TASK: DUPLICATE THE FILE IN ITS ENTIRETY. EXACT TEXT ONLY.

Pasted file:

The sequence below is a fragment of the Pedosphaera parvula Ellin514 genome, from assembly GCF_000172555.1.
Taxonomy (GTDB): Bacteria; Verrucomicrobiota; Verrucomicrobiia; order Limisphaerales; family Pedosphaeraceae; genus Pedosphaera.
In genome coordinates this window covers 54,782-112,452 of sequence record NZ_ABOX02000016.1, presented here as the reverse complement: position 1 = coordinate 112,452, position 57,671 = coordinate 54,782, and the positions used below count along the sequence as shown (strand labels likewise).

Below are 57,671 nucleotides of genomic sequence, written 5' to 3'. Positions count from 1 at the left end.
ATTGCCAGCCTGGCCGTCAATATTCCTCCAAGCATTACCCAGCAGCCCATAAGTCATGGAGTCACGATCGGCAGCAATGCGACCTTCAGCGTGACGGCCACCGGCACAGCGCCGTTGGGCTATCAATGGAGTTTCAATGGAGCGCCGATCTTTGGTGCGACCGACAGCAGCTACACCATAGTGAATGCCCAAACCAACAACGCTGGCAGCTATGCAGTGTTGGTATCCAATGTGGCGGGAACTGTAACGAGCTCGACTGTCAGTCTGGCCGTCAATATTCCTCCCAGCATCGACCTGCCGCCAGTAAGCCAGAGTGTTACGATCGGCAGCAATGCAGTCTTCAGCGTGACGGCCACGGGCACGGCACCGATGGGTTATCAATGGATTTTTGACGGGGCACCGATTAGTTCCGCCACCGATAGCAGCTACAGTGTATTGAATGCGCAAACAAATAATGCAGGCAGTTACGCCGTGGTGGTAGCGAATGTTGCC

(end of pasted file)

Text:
The sequence below is a fragment of the Pedosphaera parvula Ellin514 genome, from assembly GCF_000172555.1.
Taxonomy (GTDB): Bacteria; Verrucomicrobiota; Verrucomicrobiia; order Limisphaerales; family Pedosphaeraceae; genus Pedosphaera.
In genome coordinates this window covers 54,782-112,452 of sequence record NZ_ABOX02000016.1, presented here as the reverse complement: position 1 = coordinate 112,452, position 57,671 = coordinate 54,782, and the positions used below count along the sequence as shown (strand labels likewise).

Below are 57,671 nucleotides of genomic sequence, written 5' to 3'. Positions count from 1 at the left end.
ATTGCCAGCCTGGCCGTCAATATTCCTCCAAGCATTACCCAGCAGCCCATAAGTCATGGAGTCACGATCGGCAGCAATGCGACCTTCAGCGTGACGGCCACCGGCACAGCGCCGTTGGGCTATCAATGGAGTTTCAATGGAGCGCCGATCTTTGGTGCGACCGACAGCAGCTACACCATAGTGAATGCCCAAACCAACAACGCTGGCAGCTATGCAGTGTTGGTATCCAATGTGGCGGGAACTGTAACGAGCTCGACTGTCAGTCTGGCCGTCAATATTCCTCCCAGCATCGACCTGCCGCCAGTAAGCCAGAGTGTTACGATCGGCAGCAATGCAGTCTTCAGCGTGACGGCCACGGGCACGGCACCGATGGGTTATCAATGGATTTTTGACGGGGCACCGATTAGTTCCGCCACCGATAGCAGCTACAGTGTATTGAATGCGCAAACAAATAATGCAGGCAGTTACGCCGTGGTGGTAGCGAATGTTGCC